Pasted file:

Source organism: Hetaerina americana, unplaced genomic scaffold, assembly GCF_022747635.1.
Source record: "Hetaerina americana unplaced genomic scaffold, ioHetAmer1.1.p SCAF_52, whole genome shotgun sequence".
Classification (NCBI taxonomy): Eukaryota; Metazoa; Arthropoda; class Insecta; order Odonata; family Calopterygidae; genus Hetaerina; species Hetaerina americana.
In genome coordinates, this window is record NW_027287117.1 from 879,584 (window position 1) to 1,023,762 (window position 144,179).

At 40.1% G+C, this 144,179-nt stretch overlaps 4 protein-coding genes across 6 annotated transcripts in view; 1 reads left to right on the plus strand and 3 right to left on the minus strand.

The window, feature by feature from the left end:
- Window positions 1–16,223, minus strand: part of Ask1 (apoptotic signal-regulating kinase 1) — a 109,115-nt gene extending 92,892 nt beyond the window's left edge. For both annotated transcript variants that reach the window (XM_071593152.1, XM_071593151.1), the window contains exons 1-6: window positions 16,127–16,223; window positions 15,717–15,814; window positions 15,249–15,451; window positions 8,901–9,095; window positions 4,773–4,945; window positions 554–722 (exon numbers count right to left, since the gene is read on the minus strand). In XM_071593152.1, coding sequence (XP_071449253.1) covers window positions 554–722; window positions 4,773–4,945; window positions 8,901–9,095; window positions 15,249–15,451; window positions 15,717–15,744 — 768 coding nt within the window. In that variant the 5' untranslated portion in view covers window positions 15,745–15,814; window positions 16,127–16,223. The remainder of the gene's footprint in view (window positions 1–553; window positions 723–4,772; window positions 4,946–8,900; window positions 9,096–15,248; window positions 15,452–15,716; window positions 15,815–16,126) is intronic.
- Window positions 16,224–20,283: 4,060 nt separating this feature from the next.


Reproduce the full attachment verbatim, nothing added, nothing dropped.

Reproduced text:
Source organism: Hetaerina americana, unplaced genomic scaffold, assembly GCF_022747635.1.
Source record: "Hetaerina americana unplaced genomic scaffold, ioHetAmer1.1.p SCAF_52, whole genome shotgun sequence".
Classification (NCBI taxonomy): Eukaryota; Metazoa; Arthropoda; class Insecta; order Odonata; family Calopterygidae; genus Hetaerina; species Hetaerina americana.
In genome coordinates, this window is record NW_027287117.1 from 879,584 (window position 1) to 1,023,762 (window position 144,179).

At 40.1% G+C, this 144,179-nt stretch overlaps 4 protein-coding genes across 6 annotated transcripts in view; 1 reads left to right on the plus strand and 3 right to left on the minus strand.

The window, feature by feature from the left end:
- Window positions 1–16,223, minus strand: part of Ask1 (apoptotic signal-regulating kinase 1) — a 109,115-nt gene extending 92,892 nt beyond the window's left edge. For both annotated transcript variants that reach the window (XM_071593152.1, XM_071593151.1), the window contains exons 1-6: window positions 16,127–16,223; window positions 15,717–15,814; window positions 15,249–15,451; window positions 8,901–9,095; window positions 4,773–4,945; window positions 554–722 (exon numbers count right to left, since the gene is read on the minus strand). In XM_071593152.1, coding sequence (XP_071449253.1) covers window positions 554–722; window positions 4,773–4,945; window positions 8,901–9,095; window positions 15,249–15,451; window positions 15,717–15,744 — 768 coding nt within the window. In that variant the 5' untranslated portion in view covers window positions 15,745–15,814; window positions 16,127–16,223. The remainder of the gene's footprint in view (window positions 1–553; window positions 723–4,772; window positions 4,946–8,900; window positions 9,096–15,248; window positions 15,452–15,716; window positions 15,815–16,126) is intronic.
- Window positions 16,224–20,283: 4,060 nt separating this feature from the next.